Harnessing renewable energy in the UK: solar, wind, anaerobic digestion and biomethane injection
Mon 02 Oct 2023
Electricity generated from renewable sources increased by 10% in 2022, with solar, onshore and offshore wind, anaerobic digestion and biomethane injection into the gas grid all contributing to that uplift.
Overall, these sources contributed 31.2% of renewable energy to the UK grid in that year, the weather playing an important role in helping the UK achieve the record 135 TWh generated from renewables.
Renewable energy remains a critical solution for the UK in combating climate change, reducing greenhouse gas emissions, and transitioning towards a sustainable future in line with Net Zero 2050.
The vast potential, reliability, and environmental benefits of solar energy, onshore and offshore wind energy, anaerobic digestion and biomethane injection into the gas grid have drawn them significant attention.
Solar power, derived from harnessing the energy of the sun through photovoltaic (PV) panels, offers several advantages that make it an attractive renewable energy source for the UK.
Advantages of solar energy:
Abundant resource: The UK receives sufficient sunlight to make solar energy a viable option
Low environmental impact: Solar energy produces no greenhouse gas emissions
Distributed generation: As well as ground mounted options, solar panels can be installed on rooftops thereby reducing transmission losses, and enhancing energy independence for homes, businesses, and communities.
Scalability: Solar systems range from small-scale residential installations to large utility-scale arrays, accommodating diverse energy needs.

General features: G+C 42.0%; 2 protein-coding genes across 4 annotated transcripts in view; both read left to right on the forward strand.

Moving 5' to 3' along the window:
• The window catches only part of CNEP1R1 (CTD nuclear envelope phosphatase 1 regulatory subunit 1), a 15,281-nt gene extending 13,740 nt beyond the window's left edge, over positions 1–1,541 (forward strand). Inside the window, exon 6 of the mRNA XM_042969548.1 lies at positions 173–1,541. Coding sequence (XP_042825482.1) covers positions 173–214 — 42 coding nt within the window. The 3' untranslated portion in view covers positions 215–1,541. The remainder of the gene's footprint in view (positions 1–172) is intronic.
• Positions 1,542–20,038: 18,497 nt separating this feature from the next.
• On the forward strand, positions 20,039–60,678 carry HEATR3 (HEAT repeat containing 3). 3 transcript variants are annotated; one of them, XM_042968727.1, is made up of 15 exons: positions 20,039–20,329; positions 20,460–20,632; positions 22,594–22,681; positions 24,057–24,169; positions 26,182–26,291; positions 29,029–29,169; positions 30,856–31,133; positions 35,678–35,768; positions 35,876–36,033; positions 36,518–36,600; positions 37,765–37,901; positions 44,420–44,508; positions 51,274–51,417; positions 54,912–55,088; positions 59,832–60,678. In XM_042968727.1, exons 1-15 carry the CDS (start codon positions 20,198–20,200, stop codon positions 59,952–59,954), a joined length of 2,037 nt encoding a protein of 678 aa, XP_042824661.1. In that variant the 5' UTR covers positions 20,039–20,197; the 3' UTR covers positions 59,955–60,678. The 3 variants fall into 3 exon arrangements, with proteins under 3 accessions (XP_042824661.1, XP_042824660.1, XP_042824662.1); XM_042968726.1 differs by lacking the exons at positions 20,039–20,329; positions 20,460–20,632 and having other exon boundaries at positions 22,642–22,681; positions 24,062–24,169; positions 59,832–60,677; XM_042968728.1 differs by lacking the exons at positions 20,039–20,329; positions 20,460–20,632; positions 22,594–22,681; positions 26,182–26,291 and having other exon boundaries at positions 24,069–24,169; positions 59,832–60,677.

Current state of deployment: The UK has experienced remarkable growth in solar energy deployment in recent years thanks to falling capital costs, government incentives, and favourable policies. According to the recent Digest of UK Energy Statistics report (DUKES), by the end of 2022, the UK had over 14.65 GW of installed solar capacity, powering homes, businesses, contributing 4.1% to the grid, and 1.271 million installed solar PV stations in the UK.
Potential and future outlook: Solar energy has immense potential for further expansion in the UK. Continued technological advancements, such as increased efficiency and integration with energy storage systems, will enhance the reliability and flexibility of solar power. Moreover, innovative solutions like solar carports and floating solar farms present exciting opportunities for integrating solar energy into urban areas, transportation, and water bodies.
Wind energy (onshore)
Onshore wind energy, derived from harnessing wind power through turbines located on land, is a vital component of the UK's renewable energy mix, offering significant advantages and opportunities.
Advantages of wind energy:
Abundant resource: The UK has vast land areas with favourable wind conditions, making onshore wind energy a viable and accessible option.
Low carbon footprint: Onshore wind power generates electricity without emitting greenhouse gases.
Economic benefits: Onshore wind farms create job opportunities, stimulate local economies, and support a thriving supply chain, particularly in rural areas.